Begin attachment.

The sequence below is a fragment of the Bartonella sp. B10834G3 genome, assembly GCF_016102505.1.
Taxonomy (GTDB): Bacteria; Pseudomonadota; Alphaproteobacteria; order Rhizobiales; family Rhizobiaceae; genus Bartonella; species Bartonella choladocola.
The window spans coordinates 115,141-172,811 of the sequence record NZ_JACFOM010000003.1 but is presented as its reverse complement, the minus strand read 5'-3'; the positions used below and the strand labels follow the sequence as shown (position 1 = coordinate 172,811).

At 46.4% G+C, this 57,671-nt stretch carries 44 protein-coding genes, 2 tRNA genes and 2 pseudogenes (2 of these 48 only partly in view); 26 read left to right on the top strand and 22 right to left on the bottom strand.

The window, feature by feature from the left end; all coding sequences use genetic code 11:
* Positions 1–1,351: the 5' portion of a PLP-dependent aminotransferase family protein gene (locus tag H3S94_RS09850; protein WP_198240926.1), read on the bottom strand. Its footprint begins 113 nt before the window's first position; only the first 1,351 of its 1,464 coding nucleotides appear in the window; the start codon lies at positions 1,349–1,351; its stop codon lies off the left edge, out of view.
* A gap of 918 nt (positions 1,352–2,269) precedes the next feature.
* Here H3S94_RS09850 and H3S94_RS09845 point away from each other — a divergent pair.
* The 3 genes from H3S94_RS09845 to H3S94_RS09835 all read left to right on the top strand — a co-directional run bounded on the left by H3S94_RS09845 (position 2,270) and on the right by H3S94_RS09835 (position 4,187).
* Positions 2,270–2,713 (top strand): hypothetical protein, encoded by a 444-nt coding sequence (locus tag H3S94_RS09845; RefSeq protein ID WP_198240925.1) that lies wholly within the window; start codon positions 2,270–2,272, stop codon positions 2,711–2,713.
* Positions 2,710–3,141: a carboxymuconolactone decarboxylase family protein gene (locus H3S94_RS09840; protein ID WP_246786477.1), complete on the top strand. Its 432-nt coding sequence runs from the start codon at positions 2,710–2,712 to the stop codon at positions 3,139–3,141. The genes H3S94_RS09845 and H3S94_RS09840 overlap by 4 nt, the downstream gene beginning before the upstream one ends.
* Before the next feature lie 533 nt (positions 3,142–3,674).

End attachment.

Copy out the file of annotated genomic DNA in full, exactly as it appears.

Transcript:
The sequence below is a fragment of the Bartonella sp. B10834G3 genome, assembly GCF_016102505.1.
Taxonomy (GTDB): Bacteria; Pseudomonadota; Alphaproteobacteria; order Rhizobiales; family Rhizobiaceae; genus Bartonella; species Bartonella choladocola.
The window spans coordinates 115,141-172,811 of the sequence record NZ_JACFOM010000003.1 but is presented as its reverse complement, the minus strand read 5'-3'; the positions used below and the strand labels follow the sequence as shown (position 1 = coordinate 172,811).

At 46.4% G+C, this 57,671-nt stretch carries 44 protein-coding genes, 2 tRNA genes and 2 pseudogenes (2 of these 48 only partly in view); 26 read left to right on the top strand and 22 right to left on the bottom strand.

The window, feature by feature from the left end; all coding sequences use genetic code 11:
* Positions 1–1,351: the 5' portion of a PLP-dependent aminotransferase family protein gene (locus tag H3S94_RS09850; protein WP_198240926.1), read on the bottom strand. Its footprint begins 113 nt before the window's first position; only the first 1,351 of its 1,464 coding nucleotides appear in the window; the start codon lies at positions 1,349–1,351; its stop codon lies off the left edge, out of view.
* A gap of 918 nt (positions 1,352–2,269) precedes the next feature.
* Here H3S94_RS09850 and H3S94_RS09845 point away from each other — a divergent pair.
* The 3 genes from H3S94_RS09845 to H3S94_RS09835 all read left to right on the top strand — a co-directional run bounded on the left by H3S94_RS09845 (position 2,270) and on the right by H3S94_RS09835 (position 4,187).
* Positions 2,270–2,713 (top strand): hypothetical protein, encoded by a 444-nt coding sequence (locus tag H3S94_RS09845; RefSeq protein ID WP_198240925.1) that lies wholly within the window; start codon positions 2,270–2,272, stop codon positions 2,711–2,713.
* Positions 2,710–3,141: a carboxymuconolactone decarboxylase family protein gene (locus H3S94_RS09840; protein ID WP_246786477.1), complete on the top strand. Its 432-nt coding sequence runs from the start codon at positions 2,710–2,712 to the stop codon at positions 3,139–3,141. The genes H3S94_RS09845 and H3S94_RS09840 overlap by 4 nt, the downstream gene beginning before the upstream one ends.
* Before the next feature lie 533 nt (positions 3,142–3,674).